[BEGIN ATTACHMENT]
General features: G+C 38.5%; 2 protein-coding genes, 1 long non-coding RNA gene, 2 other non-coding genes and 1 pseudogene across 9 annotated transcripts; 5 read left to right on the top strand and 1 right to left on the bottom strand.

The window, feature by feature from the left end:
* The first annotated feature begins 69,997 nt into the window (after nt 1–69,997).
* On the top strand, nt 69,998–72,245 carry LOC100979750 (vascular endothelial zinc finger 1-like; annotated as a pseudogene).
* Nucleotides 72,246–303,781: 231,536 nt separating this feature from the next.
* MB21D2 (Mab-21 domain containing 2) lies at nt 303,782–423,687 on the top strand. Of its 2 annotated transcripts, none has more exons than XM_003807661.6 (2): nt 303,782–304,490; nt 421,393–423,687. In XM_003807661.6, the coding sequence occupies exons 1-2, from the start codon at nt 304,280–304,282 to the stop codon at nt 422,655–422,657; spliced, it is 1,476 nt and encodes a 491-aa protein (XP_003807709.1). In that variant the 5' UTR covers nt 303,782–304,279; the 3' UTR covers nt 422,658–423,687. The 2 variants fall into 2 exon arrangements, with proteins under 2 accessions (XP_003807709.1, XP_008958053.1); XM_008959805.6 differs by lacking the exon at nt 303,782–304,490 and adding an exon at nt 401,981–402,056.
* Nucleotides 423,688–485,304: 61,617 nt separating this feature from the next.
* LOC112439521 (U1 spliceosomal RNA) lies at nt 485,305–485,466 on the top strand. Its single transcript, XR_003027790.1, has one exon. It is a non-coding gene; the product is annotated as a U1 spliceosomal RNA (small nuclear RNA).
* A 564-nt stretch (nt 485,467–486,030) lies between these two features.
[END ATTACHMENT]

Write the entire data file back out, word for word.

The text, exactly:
General features: G+C 38.5%; 2 protein-coding genes, 1 long non-coding RNA gene, 2 other non-coding genes and 1 pseudogene across 9 annotated transcripts; 5 read left to right on the top strand and 1 right to left on the bottom strand.

The window, feature by feature from the left end:
* The first annotated feature begins 69,997 nt into the window (after nt 1–69,997).
* On the top strand, nt 69,998–72,245 carry LOC100979750 (vascular endothelial zinc finger 1-like; annotated as a pseudogene).
* Nucleotides 72,246–303,781: 231,536 nt separating this feature from the next.
* MB21D2 (Mab-21 domain containing 2) lies at nt 303,782–423,687 on the top strand. Of its 2 annotated transcripts, none has more exons than XM_003807661.6 (2): nt 303,782–304,490; nt 421,393–423,687. In XM_003807661.6, the coding sequence occupies exons 1-2, from the start codon at nt 304,280–304,282 to the stop codon at nt 422,655–422,657; spliced, it is 1,476 nt and encodes a 491-aa protein (XP_003807709.1). In that variant the 5' UTR covers nt 303,782–304,279; the 3' UTR covers nt 422,658–423,687. The 2 variants fall into 2 exon arrangements, with proteins under 2 accessions (XP_003807709.1, XP_008958053.1); XM_008959805.6 differs by lacking the exon at nt 303,782–304,490 and adding an exon at nt 401,981–402,056.
* Nucleotides 423,688–485,304: 61,617 nt separating this feature from the next.
* LOC112439521 (U1 spliceosomal RNA) lies at nt 485,305–485,466 on the top strand. Its single transcript, XR_003027790.1, has one exon. It is a non-coding gene; the product is annotated as a U1 spliceosomal RNA (small nuclear RNA).
* A 564-nt stretch (nt 485,467–486,030) lies between these two features.